Media Forum: Will brands in shows take off?

Can product placement become a whole new revenue stream, Alasdair Reid asks.

Product placement is an older phenomenon than you'd think. The practice began to be subjected to regular lampooning from the late 80s onwards and the most famous set piece example is a sequence in the 1992 film Wayne's World (the scene features Pizza Hut, Pepsi and Reebok among others) that's regularly edited out of the movie when it airs on television.

We've always known that product placement has a longer provenance, however; and media historians regularly point to the Bond films of the early 60s as the true inspiration for this advertising genre - but we reckon we can come up with an even earlier attempt to get things moving.

When Jules Verne began serialising Around the World in Eighty Days in Le Temps magazine in 1872, various transport and shipping companies began offering him sums of money to be mentioned within its pages. The winning brown envelope was tendered by Thomas Cook.

This breakthrough aside, however, continental Europe has taken a dim view of the practice over the years, and its scruples have survived into the 21st century in the form of European Union broadcast legislation - legislation that Ofcom must use as a start-point when it deliberates on this issue.

But last week, the EU voted in principle to give the go-ahead to product placement on TV - and though the fine detail has yet to be worked out (one bizarre proposal calls for a warning symbol to begin flashing every few minutes throughout programmes carrying any product placement whatsoever), pressure will now be on for local market regulators, such as Ofcom, to liberalise.

Is this a big deal for advertisers? After all, as Wayne's World tends to show (in however backhand a manner), the practice is commonplace in the US and is a multimillion-dollar business.

Laurence Munday, the founding partner of PHD's content agency, Drum, argues some broadcasters would benefit more than others. ITV makes a lot of its own programmes, whereas Channel 4 uses independent producers - so there would be an issue of how the revenue is split. But he welcomes the fact that the whole issue is back on the agenda. He says: "UK advertisers need to be able to play on the same playing field as their global competitors, and that becomes an increasing issue as the internet and mobile becomes ever more important. We must have regulations that are consistent across the whole market."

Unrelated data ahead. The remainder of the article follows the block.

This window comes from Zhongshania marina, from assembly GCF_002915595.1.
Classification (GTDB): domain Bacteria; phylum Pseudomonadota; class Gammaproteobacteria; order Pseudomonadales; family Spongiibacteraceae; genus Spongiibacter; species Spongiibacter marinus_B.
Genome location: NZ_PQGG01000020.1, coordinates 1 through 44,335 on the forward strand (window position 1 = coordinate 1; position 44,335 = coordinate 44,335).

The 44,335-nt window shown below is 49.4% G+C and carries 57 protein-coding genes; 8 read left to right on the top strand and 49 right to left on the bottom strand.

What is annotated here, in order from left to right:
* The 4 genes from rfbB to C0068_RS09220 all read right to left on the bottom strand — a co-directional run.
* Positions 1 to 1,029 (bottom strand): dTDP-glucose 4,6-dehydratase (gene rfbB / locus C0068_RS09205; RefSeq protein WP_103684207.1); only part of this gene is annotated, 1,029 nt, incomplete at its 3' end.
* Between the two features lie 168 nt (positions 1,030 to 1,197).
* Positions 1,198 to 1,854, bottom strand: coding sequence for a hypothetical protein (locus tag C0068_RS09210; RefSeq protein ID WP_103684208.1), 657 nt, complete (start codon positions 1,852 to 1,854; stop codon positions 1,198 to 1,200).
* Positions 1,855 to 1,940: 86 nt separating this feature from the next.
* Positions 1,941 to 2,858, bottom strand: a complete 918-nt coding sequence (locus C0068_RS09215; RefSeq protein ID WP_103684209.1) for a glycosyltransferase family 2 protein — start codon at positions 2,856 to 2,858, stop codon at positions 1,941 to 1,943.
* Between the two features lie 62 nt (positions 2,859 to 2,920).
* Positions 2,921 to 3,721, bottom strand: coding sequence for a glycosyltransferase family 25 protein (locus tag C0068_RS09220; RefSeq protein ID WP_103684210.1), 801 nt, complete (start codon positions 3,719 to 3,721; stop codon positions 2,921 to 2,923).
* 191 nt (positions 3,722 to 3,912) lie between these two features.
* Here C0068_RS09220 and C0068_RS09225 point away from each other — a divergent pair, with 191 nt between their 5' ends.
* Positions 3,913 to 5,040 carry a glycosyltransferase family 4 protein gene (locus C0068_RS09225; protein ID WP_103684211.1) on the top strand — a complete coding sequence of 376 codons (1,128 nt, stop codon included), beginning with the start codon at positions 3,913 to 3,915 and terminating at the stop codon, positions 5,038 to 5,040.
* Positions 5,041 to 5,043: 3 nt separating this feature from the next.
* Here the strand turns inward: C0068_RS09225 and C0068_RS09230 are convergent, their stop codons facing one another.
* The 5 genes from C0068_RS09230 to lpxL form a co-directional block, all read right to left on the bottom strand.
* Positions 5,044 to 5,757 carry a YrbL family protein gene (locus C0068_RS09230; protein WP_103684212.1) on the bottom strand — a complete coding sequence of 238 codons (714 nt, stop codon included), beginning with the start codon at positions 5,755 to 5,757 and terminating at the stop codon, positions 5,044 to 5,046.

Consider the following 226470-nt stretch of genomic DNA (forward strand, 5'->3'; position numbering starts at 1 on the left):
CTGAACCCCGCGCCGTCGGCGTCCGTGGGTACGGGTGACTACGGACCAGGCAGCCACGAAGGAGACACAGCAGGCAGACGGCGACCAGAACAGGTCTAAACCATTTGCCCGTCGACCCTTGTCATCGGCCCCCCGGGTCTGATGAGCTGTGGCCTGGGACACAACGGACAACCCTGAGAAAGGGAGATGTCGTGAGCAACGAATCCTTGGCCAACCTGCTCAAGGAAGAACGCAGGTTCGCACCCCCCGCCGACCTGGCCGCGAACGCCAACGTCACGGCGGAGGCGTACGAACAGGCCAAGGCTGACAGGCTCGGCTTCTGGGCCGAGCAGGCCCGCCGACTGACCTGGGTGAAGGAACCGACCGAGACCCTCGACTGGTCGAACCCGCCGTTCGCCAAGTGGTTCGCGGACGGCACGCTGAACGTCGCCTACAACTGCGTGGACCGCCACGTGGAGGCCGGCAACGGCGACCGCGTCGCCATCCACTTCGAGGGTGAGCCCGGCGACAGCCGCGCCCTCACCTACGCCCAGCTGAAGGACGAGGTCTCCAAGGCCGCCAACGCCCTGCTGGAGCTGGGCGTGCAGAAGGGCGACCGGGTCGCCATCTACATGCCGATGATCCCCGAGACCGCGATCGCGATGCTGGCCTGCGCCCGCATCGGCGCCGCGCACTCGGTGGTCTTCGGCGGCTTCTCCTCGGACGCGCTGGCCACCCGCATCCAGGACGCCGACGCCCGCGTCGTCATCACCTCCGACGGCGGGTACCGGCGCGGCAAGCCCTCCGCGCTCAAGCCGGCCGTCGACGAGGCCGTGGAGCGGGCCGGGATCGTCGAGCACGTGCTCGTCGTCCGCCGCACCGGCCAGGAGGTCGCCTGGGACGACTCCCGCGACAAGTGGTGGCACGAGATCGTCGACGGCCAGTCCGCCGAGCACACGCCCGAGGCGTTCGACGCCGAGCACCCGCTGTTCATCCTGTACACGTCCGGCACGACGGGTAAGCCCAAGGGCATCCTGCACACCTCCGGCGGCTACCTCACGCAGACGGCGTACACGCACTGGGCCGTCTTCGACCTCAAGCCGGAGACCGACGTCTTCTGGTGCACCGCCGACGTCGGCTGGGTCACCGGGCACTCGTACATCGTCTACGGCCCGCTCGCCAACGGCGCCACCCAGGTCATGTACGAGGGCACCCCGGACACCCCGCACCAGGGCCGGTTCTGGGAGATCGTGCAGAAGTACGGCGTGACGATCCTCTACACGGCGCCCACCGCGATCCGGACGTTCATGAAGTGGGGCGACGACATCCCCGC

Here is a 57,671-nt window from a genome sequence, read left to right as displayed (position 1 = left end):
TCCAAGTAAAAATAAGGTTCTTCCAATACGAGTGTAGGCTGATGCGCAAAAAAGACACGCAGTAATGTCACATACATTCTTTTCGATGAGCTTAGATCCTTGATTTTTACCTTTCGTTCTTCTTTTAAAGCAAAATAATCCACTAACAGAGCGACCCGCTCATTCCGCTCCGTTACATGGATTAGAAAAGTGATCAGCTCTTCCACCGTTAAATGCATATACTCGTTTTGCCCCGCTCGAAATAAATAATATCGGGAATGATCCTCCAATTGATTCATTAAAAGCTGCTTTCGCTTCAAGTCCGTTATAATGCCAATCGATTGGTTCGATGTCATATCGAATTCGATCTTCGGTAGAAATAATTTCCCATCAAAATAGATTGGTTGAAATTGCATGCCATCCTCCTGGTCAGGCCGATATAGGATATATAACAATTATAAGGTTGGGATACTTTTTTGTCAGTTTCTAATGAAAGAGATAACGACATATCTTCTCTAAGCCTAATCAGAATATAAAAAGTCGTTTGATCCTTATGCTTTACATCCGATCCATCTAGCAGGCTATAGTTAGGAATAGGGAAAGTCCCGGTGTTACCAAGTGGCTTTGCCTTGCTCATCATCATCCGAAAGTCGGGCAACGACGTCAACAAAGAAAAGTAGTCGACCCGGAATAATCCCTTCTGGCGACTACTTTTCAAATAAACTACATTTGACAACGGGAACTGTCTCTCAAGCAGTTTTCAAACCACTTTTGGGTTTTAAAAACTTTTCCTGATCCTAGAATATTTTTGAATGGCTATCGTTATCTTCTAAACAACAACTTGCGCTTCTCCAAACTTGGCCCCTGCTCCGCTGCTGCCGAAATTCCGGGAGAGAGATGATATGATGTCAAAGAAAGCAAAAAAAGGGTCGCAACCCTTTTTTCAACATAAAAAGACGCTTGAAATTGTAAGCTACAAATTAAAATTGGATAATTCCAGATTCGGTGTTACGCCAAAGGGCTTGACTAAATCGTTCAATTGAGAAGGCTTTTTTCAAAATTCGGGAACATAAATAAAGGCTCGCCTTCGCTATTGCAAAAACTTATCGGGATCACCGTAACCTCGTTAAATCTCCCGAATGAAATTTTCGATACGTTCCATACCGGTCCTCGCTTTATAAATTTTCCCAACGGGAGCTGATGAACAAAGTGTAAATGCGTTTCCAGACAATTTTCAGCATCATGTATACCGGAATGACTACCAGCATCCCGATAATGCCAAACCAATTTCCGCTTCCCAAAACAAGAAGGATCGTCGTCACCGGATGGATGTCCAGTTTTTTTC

Still, there are many ifs and buts involved before this becomes a real opportunity, Andrew Constable, the head of media at Coors Brewers, argues. And he adds: "Even if European legislation changes, what happens here is entirely down to Ofcom. In the UK, quite rightly, the notion of 'undue prominence' will remain an issue even if overall attitudes to product placement were liberalised. There would be a fine line between the sort of prominent product displays likely to alienate viewers and the sort of subtle placement that goes completely unnoticed and is therefore a waste of effort."

He does acknowledge that we've witnessed a step forward at EU level, however. David Charlesworth, the head of sponsorship at Channel 4, agrees. He says that this can potentially become a genuinely new revenue stream. And he now believes Ofcom has come round to the view that product placement will be a way of protecting programming investment levels - and therefore quality - in the commercial broadcasting sector. But, significantly, he doesn't think it will evolve into a major money spinner. For a start, it might start to jeopardise longer-standing and more lucrative sponsorship deals. "It is a viable revenue stream, although it will inevitably take a while to find its feet as with any new skill," he says.

And Mark Boyd, the director of content at Bartle Bogle Hegarty, agrees that it's the principle rather than the cash that's important here. It's also true that the whole issue will be sensitive in the UK, where viewers are especially savvy, so if product placement is handled crudely, viewers will be alienated.

But he concludes: "I don't think that the EU has any real choice because the danger is that money will increasingly leave the European broadcast market - at a time when broadcasters are finding the going more challenging than ever before. Product placement is commonplace in the US and in areas like online and mobile. The European Union has a responsibility to keep pace with changes in the broadcast market."

YES - Laurence Munday, founding partner, Drum

"In the US, product placement accounts for 1.7 per cent of TV revenues and in recent times it has been growing at around 20 per cent [per year]. In the UK that would translate into revenues of around £50 million."

NO - Andrew Constable, head of media, Coors Brewers

"It's nonsensical to ban this in the UK when shows made in the US, with product placement, routinely appear over here. That said, the devil is in the detail and it would all depend on how broadcasters would sell it."

NO - David Charlesworth, head of sponsorship, Channel 4

"Ofcom's predictions for product placement value are only £35 million after five years. This will be a drop in the ocean compared with more predictable losses through possible junk-food ad restrictions."

NO - Mark Boyd, director of content, Bartle Bogle Hegarty

"Product placement was talked up in the US, but hasn't lived up to the hype. Some advertisers will consider it a lot of work for what is a small outing for the brand. I'm not convinced money spent will be new money."

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